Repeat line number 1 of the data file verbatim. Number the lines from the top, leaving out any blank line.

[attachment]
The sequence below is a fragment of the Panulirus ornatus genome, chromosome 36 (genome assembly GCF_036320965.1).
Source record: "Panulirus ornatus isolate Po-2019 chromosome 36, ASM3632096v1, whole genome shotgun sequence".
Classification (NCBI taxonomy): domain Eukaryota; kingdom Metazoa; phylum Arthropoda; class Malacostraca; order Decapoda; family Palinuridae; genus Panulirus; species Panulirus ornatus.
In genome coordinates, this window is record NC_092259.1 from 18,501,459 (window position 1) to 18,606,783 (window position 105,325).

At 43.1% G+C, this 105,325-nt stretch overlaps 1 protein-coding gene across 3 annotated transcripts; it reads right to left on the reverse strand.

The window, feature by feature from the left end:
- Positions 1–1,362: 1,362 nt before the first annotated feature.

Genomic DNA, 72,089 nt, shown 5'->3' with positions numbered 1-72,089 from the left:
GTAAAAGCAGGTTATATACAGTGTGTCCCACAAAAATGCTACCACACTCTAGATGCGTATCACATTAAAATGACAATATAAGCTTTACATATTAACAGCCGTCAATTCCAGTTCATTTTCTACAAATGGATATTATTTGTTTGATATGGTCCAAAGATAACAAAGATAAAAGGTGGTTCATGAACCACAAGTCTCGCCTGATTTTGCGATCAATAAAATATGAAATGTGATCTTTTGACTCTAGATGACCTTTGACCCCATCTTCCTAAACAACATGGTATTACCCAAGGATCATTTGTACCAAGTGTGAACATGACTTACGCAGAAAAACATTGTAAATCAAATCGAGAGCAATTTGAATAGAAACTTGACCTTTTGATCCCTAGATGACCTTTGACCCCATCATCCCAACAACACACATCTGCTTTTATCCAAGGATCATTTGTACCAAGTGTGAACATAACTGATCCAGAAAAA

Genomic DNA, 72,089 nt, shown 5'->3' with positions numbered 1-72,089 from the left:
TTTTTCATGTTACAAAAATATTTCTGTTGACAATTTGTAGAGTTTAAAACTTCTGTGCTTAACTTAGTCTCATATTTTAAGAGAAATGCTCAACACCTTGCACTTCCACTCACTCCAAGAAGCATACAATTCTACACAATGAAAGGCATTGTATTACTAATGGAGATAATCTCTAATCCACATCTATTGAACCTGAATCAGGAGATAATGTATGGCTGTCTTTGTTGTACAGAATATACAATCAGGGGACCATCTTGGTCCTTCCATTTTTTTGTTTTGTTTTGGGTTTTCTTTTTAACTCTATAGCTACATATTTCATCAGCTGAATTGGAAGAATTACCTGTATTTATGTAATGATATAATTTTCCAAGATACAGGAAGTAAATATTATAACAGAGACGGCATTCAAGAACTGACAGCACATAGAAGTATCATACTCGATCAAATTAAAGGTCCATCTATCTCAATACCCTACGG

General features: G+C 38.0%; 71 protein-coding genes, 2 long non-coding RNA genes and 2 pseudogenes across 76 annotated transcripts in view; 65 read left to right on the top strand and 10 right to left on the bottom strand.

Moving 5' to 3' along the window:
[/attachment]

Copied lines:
The sequence below is a fragment of the Panulirus ornatus genome, chromosome 36 (genome assembly GCF_036320965.1).